O Brother, Where Art Thou? [DVD] [2000]

For viewers who find that the picture and sound are more important than supplemental material, this DVD will suit them just fine. The dry, sepia tone look of the film is reproduced perfectly on this disc. Colors are purposely muted, but the image quality doesn't suffer at all. As a matter of fact, the lack of color might even help this already excellent transfer, which doesn't have a single distracting element. The movie is presented, as it was in theaters, with a 2.35:1 aspect ratio, and is anamorphic for widescreen televisions. The sound, utilizing both Dolby Digital and DTS 5.1 soundtracks, is equally good. While generally centered up front, with dialogue that is clear and distortion-free, there is some limited use of the surrounds. Also included are subtitles in Spanish and closed-captions in English. Unfortunately the disc falls a little short with regard to extra material. The few extras it has are relatively weak. There are three individual featurettes, though each is very brief. The first is called "Painting With Pixels" and looks at the work of digitally changing the colors to achieve the specific effect that filmmakers Joel and Ethan Coen were trying to achieve. The second is a too short, behind-the-scenes glance at making the film, including some interviews. It fails to be more than a glorified fluff piece. Finally, there is a comparison between storyboards and the final film of two scenes -- the flood and the Klan rally. Considering the use of music in this film, a real plus is the music video for the song "I Am a Man of Constant Sorrow". Rounding things off is the theatrical trailer. Certainly not the most exciting disc, but fans of this film shouldn't be disappointed with what is offered.
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Overview

Ratings & Reviews

Overall Customer Rating:
Rating 4.7 out of 5 stars.
4.7
96% of customers would recommend this product to a friend (40 out of 42)

Special Features

  • Exclusive behind-the-scenes featurette
  • "Painting With Pixels": the groundbreaking digital post-production process
  • Script to storyboard to final scene comparisons
  • "I Am a Man of Constant Sorrow" music video
  • Animated menus
  • Theatrical trailer
  • DTS 5.1 Digital Surround Sound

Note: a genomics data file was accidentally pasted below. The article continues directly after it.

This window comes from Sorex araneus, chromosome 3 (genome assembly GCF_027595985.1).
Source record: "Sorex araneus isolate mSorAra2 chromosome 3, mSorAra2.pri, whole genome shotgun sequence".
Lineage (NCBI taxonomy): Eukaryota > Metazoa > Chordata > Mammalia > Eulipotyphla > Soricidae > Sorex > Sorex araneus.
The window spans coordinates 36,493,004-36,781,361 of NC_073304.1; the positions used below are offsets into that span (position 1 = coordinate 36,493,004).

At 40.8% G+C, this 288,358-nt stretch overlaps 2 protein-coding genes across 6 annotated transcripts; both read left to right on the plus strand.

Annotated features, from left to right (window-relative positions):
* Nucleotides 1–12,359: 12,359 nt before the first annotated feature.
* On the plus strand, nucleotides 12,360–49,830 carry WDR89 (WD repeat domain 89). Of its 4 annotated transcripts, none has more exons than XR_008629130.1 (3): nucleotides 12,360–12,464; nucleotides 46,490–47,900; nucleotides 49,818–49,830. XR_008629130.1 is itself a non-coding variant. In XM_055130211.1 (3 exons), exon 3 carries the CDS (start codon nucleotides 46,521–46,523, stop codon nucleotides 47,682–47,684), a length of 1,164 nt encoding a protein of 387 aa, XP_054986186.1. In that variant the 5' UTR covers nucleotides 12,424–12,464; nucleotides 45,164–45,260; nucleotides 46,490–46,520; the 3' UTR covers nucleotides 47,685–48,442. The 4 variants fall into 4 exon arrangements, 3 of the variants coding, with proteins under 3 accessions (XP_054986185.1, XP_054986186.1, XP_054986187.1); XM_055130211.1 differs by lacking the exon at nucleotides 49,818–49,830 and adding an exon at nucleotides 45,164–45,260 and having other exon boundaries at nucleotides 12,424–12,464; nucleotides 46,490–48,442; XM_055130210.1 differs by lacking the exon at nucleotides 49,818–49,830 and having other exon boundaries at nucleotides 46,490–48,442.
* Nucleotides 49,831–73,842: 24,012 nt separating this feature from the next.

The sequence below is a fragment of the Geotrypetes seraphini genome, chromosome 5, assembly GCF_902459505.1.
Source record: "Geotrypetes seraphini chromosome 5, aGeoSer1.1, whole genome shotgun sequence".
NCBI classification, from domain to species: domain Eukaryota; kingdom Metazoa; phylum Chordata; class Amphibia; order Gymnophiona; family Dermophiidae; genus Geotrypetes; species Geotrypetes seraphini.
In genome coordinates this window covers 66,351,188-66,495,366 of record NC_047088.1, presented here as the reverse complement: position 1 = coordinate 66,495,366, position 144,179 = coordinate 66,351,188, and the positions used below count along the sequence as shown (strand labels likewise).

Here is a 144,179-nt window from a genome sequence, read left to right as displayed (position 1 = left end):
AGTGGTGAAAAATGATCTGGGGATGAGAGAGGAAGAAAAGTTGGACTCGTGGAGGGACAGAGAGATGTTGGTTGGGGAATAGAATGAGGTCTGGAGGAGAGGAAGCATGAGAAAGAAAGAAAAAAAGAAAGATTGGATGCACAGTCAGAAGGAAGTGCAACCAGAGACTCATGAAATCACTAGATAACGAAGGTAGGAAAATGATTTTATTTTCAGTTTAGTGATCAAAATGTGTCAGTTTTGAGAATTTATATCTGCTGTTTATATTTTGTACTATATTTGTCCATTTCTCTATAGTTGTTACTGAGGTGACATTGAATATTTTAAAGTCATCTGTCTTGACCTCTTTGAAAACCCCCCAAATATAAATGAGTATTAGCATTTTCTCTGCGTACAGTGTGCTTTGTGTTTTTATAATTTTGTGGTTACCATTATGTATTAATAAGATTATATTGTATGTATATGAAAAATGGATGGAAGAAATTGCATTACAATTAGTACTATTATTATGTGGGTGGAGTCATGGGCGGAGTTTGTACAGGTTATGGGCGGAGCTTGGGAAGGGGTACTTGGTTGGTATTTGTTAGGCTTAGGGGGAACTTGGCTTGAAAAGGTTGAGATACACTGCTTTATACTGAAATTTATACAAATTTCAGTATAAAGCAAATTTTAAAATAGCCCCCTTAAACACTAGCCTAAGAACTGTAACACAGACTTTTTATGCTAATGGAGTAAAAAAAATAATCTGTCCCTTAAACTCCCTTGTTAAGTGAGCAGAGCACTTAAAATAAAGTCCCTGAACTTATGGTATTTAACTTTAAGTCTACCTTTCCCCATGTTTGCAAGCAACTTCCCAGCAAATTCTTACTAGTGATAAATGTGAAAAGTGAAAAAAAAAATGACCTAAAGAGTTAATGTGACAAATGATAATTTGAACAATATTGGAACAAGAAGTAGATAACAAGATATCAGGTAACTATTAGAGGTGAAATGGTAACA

• Dolby Digital 5.1 Surround Sound
  • Widescreen [2.35:1] enhanced for 16x9 televisions
  • Spanish subtitles

Synopsis

O Brother, Where Art Thou?
The writing, directing, and producing team of Joel Coen and Ethan Coen created this picaresque comedy (inspired in part by Homer's The Odyssey) set in the Deep South during the Depression. Suave and fancy-talking Everett Ulysses McGill (George Clooney), dim-witted Delmar (Tim Blake Nelson), and easily-excitable Pete (John Turturro) are serving time together on a prison chain gang. Everett knows where $1.2 million is hidden that's theirs for the taking, and the three manage to escape; however, a stranger soon warns them that they'll find treasure, but not the sort they're looking for. As Everett and his partners hit the road, they happen upon a gluttonous bible salesman, Big Dan Teague (John Goodman); meet up with Baby Face Nelson (Michael Badalucco) as he robs a bank; encounter three Sirens doing their washing; run into Everett's estranged wife Penny (Holly Hunter), who has told everyone her husband was killed in a train wreck; find themselves in the middle of a heated campaign between political boss Pappy O'Daniel (Charles Durning), and reformist candidate Homer Stokes (Wayne Duvall); and even find time to make a hit record as The Soggy Bottom Boys. Noted songwriter T-Bone Burnett helped compile the songs (combining vintage country blues tunes with originals in the same style), while Carter Burwell composed the background score. Incidentally, the title O Brother, Where Art Thou? is a reference to the classic Preston Sturges comedy Sullivan's Travels, in which a director plans to make a serious "message picture" with that name. ~ Mark Deming, Rovi

Cast & Crew

  • George Clooney
    George Clooney - Ulysses Everett McGill
  • John Turturro
    John Turturro - Pete
  • Tim Blake Nelson
    Tim Blake Nelson - Delmar
  • Charles Durning
    Charles Durning - Pappy O'Daniel
  • John Goodman
    John Goodman - Big Dan Teague

Overall Customer Rating

96%of customers recommend this product.

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